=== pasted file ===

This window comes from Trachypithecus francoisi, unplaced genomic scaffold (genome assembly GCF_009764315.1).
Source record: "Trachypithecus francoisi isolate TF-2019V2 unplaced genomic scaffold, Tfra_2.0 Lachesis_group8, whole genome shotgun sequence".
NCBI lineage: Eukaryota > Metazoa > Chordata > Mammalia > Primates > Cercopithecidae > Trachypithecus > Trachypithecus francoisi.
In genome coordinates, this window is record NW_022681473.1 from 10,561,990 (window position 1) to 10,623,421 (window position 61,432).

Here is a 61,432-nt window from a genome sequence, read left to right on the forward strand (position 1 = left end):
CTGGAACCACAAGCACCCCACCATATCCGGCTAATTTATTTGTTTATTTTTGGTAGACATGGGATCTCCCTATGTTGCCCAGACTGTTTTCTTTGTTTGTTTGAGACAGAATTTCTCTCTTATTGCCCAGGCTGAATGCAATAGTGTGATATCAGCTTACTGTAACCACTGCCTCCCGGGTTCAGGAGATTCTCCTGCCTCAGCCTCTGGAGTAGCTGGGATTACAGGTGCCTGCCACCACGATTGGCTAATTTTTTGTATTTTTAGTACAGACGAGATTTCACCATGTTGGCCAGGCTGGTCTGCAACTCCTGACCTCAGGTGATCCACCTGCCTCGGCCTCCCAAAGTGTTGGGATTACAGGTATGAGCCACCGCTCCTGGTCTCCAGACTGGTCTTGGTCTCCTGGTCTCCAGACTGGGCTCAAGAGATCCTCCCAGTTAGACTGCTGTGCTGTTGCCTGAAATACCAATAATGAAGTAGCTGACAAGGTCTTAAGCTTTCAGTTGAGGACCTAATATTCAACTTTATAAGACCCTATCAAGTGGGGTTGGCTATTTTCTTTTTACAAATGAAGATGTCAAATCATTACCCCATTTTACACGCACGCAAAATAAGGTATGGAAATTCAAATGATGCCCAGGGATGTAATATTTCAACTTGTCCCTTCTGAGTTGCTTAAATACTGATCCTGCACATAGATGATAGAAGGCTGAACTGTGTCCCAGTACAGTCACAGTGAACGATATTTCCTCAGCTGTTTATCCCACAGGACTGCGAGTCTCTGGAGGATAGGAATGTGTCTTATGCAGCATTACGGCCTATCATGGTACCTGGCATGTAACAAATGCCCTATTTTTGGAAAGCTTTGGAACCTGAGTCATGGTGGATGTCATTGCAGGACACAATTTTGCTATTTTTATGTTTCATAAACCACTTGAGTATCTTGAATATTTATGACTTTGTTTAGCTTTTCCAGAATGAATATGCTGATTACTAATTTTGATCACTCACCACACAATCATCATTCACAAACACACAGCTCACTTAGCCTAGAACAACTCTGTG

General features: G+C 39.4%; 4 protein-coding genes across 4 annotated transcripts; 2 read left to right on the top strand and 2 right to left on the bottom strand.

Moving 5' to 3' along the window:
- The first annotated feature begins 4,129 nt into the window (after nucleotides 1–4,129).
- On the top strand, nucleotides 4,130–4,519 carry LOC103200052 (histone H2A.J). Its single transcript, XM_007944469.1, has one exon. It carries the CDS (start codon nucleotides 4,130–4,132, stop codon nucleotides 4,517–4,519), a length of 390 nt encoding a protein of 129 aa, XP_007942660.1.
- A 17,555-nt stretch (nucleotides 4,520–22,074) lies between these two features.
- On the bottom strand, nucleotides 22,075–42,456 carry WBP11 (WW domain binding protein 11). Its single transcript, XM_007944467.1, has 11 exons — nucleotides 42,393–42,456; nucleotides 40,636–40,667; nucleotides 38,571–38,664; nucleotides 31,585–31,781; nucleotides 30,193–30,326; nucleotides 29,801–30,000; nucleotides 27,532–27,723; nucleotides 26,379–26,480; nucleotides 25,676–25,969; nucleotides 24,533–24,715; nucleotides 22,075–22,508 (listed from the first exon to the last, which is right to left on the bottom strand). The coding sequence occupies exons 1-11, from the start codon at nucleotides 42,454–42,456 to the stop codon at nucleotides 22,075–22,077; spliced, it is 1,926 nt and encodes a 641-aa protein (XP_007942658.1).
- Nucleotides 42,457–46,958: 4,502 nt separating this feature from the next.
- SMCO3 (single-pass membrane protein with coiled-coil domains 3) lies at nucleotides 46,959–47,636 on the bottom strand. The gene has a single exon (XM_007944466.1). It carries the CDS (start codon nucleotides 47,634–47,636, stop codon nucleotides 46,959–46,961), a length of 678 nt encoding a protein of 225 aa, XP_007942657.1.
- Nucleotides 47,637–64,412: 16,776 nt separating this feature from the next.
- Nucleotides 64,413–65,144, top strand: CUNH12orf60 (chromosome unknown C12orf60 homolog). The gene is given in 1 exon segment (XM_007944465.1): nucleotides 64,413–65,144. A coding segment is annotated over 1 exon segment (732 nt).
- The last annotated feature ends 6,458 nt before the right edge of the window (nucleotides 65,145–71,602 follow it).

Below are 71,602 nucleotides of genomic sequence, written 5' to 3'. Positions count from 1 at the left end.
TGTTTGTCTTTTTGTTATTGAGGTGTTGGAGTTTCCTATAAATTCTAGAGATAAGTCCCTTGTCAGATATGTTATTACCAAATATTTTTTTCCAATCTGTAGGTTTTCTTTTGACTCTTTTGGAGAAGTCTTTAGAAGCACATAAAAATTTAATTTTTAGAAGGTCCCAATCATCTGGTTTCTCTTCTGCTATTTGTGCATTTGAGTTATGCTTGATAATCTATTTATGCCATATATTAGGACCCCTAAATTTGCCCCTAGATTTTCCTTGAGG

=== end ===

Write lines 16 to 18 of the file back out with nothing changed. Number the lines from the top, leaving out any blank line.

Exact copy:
- Nucleotides 64,413–65,144, top strand: CUNH12orf60 (chromosome unknown C12orf60 homolog). The gene is given in 1 exon segment (XM_007944465.1): nucleotides 64,413–65,144. A coding segment is annotated over 1 exon segment (732 nt).
- The last annotated feature ends 6,458 nt before the right edge of the window (nucleotides 65,145–71,602 follow it).

Below are 71,602 nucleotides of genomic sequence, written 5' to 3'. Positions count from 1 at the left end.